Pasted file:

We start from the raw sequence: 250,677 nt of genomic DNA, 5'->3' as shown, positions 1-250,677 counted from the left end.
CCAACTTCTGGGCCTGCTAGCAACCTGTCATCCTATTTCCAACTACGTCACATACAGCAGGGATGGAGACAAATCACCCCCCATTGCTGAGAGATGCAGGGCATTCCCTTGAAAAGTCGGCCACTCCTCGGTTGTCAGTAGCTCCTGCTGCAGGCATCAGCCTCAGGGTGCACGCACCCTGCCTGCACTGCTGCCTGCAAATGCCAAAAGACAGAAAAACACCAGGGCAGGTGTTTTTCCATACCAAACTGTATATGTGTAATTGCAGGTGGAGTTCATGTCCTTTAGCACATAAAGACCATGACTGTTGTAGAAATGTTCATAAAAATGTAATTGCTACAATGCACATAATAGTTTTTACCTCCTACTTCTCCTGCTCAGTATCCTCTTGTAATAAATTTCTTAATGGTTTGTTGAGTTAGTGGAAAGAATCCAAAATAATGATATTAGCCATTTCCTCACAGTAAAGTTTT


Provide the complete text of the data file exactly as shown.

We start from the raw sequence: 250,677 nt of genomic DNA, 5'->3' as shown, positions 1-250,677 counted from the left end.
CCAACTTCTGGGCCTGCTAGCAACCTGTCATCCTATTTCCAACTACGTCACATACAGCAGGGATGGAGACAAATCACCCCCCATTGCTGAGAGATGCAGGGCATTCCCTTGAAAAGTCGGCCACTCCTCGGTTGTCAGTAGCTCCTGCTGCAGGCATCAGCCTCAGGGTGCACGCACCCTGCCTGCACTGCTGCCTGCAAATGCCAAAAGACAGAAAAACACCAGGGCAGGTGTTTTTCCATACCAAACTGTATATGTGTAATTGCAGGTGGAGTTCATGTCCTTTAGCACATAAAGACCATGACTGTTGTAGAAATGTTCATAAAAATGTAATTGCTACAATGCACATAATAGTTTTTACCTCCTACTTCTCCTGCTCAGTATCCTCTTGTAATAAATTTCTTAATGGTTTGTTGAGTTAGTGGAAAGAATCCAAAATAATGATATTAGCCATTTCCTCACAGTAAAGTTTT